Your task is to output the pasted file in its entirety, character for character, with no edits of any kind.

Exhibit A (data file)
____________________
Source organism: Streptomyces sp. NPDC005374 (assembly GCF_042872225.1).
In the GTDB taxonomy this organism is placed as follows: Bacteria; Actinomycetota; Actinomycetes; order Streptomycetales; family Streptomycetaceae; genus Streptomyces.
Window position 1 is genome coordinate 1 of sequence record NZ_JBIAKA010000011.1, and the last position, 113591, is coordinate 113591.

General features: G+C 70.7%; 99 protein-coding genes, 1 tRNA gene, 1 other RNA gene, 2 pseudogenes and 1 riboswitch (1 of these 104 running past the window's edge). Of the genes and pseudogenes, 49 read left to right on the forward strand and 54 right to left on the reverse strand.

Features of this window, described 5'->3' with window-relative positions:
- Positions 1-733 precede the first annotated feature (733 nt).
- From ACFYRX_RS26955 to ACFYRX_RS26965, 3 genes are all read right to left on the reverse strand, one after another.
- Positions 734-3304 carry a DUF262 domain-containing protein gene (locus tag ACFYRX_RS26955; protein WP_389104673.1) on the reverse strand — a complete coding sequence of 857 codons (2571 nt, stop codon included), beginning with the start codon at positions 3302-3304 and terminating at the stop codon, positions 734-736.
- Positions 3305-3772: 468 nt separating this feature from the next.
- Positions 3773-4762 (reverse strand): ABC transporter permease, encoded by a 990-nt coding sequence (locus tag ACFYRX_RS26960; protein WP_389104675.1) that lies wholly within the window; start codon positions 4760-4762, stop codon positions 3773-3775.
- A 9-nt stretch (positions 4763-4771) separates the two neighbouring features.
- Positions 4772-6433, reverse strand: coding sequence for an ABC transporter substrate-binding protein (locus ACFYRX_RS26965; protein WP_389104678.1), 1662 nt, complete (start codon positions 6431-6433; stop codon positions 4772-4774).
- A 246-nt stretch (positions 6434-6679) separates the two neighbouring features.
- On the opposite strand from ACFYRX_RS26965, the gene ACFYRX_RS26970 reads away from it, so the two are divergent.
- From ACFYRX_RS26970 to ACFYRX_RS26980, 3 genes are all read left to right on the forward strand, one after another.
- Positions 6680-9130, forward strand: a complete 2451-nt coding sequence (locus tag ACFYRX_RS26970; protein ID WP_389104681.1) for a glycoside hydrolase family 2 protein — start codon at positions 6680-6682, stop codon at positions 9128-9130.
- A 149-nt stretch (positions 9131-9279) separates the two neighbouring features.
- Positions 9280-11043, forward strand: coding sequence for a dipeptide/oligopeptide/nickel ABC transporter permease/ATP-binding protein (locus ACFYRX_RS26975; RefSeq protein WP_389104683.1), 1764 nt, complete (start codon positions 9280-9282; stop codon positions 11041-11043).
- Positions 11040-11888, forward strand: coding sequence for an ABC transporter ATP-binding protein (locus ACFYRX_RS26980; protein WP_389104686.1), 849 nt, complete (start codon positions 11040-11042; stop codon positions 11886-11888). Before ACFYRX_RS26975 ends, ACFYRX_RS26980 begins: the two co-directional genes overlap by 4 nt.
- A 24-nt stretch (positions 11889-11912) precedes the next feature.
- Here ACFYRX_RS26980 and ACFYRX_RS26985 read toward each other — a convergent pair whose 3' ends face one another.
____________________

Source organism: Streptomyces sp. NPDC005374 (assembly GCF_042872225.1).
In the GTDB taxonomy this organism is placed as follows: Bacteria; Actinomycetota; Actinomycetes; order Streptomycetales; family Streptomycetaceae; genus Streptomyces.
Window position 1 is genome coordinate 1 of sequence record NZ_JBIAKA010000011.1, and the last position, 113591, is coordinate 113591.

General features: G+C 70.7%; 99 protein-coding genes, 1 tRNA gene, 1 other RNA gene, 2 pseudogenes and 1 riboswitch (1 of these 104 running past the window's edge). Of the genes and pseudogenes, 49 read left to right on the forward strand and 54 right to left on the reverse strand.

Features of this window, described 5'->3' with window-relative positions:
- Positions 1-733 precede the first annotated feature (733 nt).
- From ACFYRX_RS26955 to ACFYRX_RS26965, 3 genes are all read right to left on the reverse strand, one after another.
- Positions 734-3304 carry a DUF262 domain-containing protein gene (locus tag ACFYRX_RS26955; protein WP_389104673.1) on the reverse strand — a complete coding sequence of 857 codons (2571 nt, stop codon included), beginning with the start codon at positions 3302-3304 and terminating at the stop codon, positions 734-736.
- Positions 3305-3772: 468 nt separating this feature from the next.
- Positions 3773-4762 (reverse strand): ABC transporter permease, encoded by a 990-nt coding sequence (locus tag ACFYRX_RS26960; protein WP_389104675.1) that lies wholly within the window; start codon positions 4760-4762, stop codon positions 3773-3775.
- A 9-nt stretch (positions 4763-4771) separates the two neighbouring features.
- Positions 4772-6433, reverse strand: coding sequence for an ABC transporter substrate-binding protein (locus ACFYRX_RS26965; protein WP_389104678.1), 1662 nt, complete (start codon positions 6431-6433; stop codon positions 4772-4774).
- A 246-nt stretch (positions 6434-6679) separates the two neighbouring features.
- On the opposite strand from ACFYRX_RS26965, the gene ACFYRX_RS26970 reads away from it, so the two are divergent.
- From ACFYRX_RS26970 to ACFYRX_RS26980, 3 genes are all read left to right on the forward strand, one after another.
- Positions 6680-9130, forward strand: a complete 2451-nt coding sequence (locus tag ACFYRX_RS26970; protein ID WP_389104681.1) for a glycoside hydrolase family 2 protein — start codon at positions 6680-6682, stop codon at positions 9128-9130.
- A 149-nt stretch (positions 9131-9279) separates the two neighbouring features.
- Positions 9280-11043, forward strand: coding sequence for a dipeptide/oligopeptide/nickel ABC transporter permease/ATP-binding protein (locus ACFYRX_RS26975; RefSeq protein WP_389104683.1), 1764 nt, complete (start codon positions 9280-9282; stop codon positions 11041-11043).
- Positions 11040-11888, forward strand: coding sequence for an ABC transporter ATP-binding protein (locus ACFYRX_RS26980; protein WP_389104686.1), 849 nt, complete (start codon positions 11040-11042; stop codon positions 11886-11888). Before ACFYRX_RS26975 ends, ACFYRX_RS26980 begins: the two co-directional genes overlap by 4 nt.
- A 24-nt stretch (positions 11889-11912) precedes the next feature.
- Here ACFYRX_RS26980 and ACFYRX_RS26985 read toward each other — a convergent pair whose 3' ends face one another.